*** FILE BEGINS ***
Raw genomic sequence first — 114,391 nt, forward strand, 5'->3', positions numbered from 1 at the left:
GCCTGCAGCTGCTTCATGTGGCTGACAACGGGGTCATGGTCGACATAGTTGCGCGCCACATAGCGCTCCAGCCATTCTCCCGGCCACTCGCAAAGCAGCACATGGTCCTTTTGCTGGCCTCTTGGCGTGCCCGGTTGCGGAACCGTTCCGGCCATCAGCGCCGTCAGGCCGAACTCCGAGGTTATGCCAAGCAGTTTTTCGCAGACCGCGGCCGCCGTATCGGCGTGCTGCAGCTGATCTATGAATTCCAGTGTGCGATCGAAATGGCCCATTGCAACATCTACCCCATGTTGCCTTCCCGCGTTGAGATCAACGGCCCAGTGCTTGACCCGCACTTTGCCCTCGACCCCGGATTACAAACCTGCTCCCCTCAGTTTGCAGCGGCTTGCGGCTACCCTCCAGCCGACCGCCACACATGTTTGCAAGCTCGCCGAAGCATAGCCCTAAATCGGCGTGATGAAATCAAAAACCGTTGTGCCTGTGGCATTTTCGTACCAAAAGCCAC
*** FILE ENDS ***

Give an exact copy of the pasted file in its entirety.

Raw genomic sequence first — 114,391 nt, forward strand, 5'->3', positions numbered from 1 at the left:
GCCTGCAGCTGCTTCATGTGGCTGACAACGGGGTCATGGTCGACATAGTTGCGCGCCACATAGCGCTCCAGCCATTCTCCCGGCCACTCGCAAAGCAGCACATGGTCCTTTTGCTGGCCTCTTGGCGTGCCCGGTTGCGGAACCGTTCCGGCCATCAGCGCCGTCAGGCCGAACTCCGAGGTTATGCCAAGCAGTTTTTCGCAGACCGCGGCCGCCGTATCGGCGTGCTGCAGCTGATCTATGAATTCCAGTGTGCGATCGAAATGGCCCATTGCAACATCTACCCCATGTTGCCTTCCCGCGTTGAGATCAACGGCCCAGTGCTTGACCCGCACTTTGCCCTCGACCCCGGATTACAAACCTGCTCCCCTCAGTTTGCAGCGGCTTGCGGCTACCCTCCAGCCGACCGCCACACATGTTTGCAAGCTCGCCGAAGCATAGCCCTAAATCGGCGTGATGAAATCAAAAACCGTTGTGCCTGTGGCATTTTCGTACCAAAAGCCAC